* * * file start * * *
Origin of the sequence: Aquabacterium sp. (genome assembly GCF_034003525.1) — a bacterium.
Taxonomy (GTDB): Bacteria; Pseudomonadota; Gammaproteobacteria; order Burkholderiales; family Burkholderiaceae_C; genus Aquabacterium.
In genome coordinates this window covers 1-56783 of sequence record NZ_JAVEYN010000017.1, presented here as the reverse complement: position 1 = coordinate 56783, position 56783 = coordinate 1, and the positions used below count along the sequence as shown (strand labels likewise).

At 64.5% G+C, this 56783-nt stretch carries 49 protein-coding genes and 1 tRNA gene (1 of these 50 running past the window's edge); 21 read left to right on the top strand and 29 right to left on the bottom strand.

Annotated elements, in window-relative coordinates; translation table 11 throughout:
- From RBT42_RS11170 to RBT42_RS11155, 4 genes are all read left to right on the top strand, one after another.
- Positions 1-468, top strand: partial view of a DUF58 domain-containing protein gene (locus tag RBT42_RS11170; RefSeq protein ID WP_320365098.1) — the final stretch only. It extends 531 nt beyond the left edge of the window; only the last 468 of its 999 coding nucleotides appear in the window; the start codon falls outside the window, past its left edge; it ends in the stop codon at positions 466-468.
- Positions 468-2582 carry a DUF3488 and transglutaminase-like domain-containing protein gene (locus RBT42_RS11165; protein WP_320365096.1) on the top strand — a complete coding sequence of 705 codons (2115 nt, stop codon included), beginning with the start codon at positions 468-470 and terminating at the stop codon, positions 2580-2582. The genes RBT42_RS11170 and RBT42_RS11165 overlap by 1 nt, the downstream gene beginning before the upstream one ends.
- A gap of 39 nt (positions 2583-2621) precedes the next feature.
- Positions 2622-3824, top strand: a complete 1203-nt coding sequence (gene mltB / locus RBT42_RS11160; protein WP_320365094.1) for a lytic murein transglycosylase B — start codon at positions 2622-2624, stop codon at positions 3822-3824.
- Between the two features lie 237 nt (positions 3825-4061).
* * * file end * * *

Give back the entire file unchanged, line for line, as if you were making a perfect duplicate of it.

Origin of the sequence: Aquabacterium sp. (genome assembly GCF_034003525.1) — a bacterium.
Taxonomy (GTDB): Bacteria; Pseudomonadota; Gammaproteobacteria; order Burkholderiales; family Burkholderiaceae_C; genus Aquabacterium.
In genome coordinates this window covers 1-56783 of sequence record NZ_JAVEYN010000017.1, presented here as the reverse complement: position 1 = coordinate 56783, position 56783 = coordinate 1, and the positions used below count along the sequence as shown (strand labels likewise).

At 64.5% G+C, this 56783-nt stretch carries 49 protein-coding genes and 1 tRNA gene (1 of these 50 running past the window's edge); 21 read left to right on the top strand and 29 right to left on the bottom strand.

Annotated elements, in window-relative coordinates; translation table 11 throughout:
- From RBT42_RS11170 to RBT42_RS11155, 4 genes are all read left to right on the top strand, one after another.
- Positions 1-468, top strand: partial view of a DUF58 domain-containing protein gene (locus tag RBT42_RS11170; RefSeq protein ID WP_320365098.1) — the final stretch only. It extends 531 nt beyond the left edge of the window; only the last 468 of its 999 coding nucleotides appear in the window; the start codon falls outside the window, past its left edge; it ends in the stop codon at positions 466-468.
- Positions 468-2582 carry a DUF3488 and transglutaminase-like domain-containing protein gene (locus RBT42_RS11165; protein WP_320365096.1) on the top strand — a complete coding sequence of 705 codons (2115 nt, stop codon included), beginning with the start codon at positions 468-470 and terminating at the stop codon, positions 2580-2582. The genes RBT42_RS11170 and RBT42_RS11165 overlap by 1 nt, the downstream gene beginning before the upstream one ends.
- A gap of 39 nt (positions 2583-2621) precedes the next feature.
- Positions 2622-3824, top strand: a complete 1203-nt coding sequence (gene mltB / locus RBT42_RS11160; protein WP_320365094.1) for a lytic murein transglycosylase B — start codon at positions 2622-2624, stop codon at positions 3822-3824.
- Between the two features lie 237 nt (positions 3825-4061).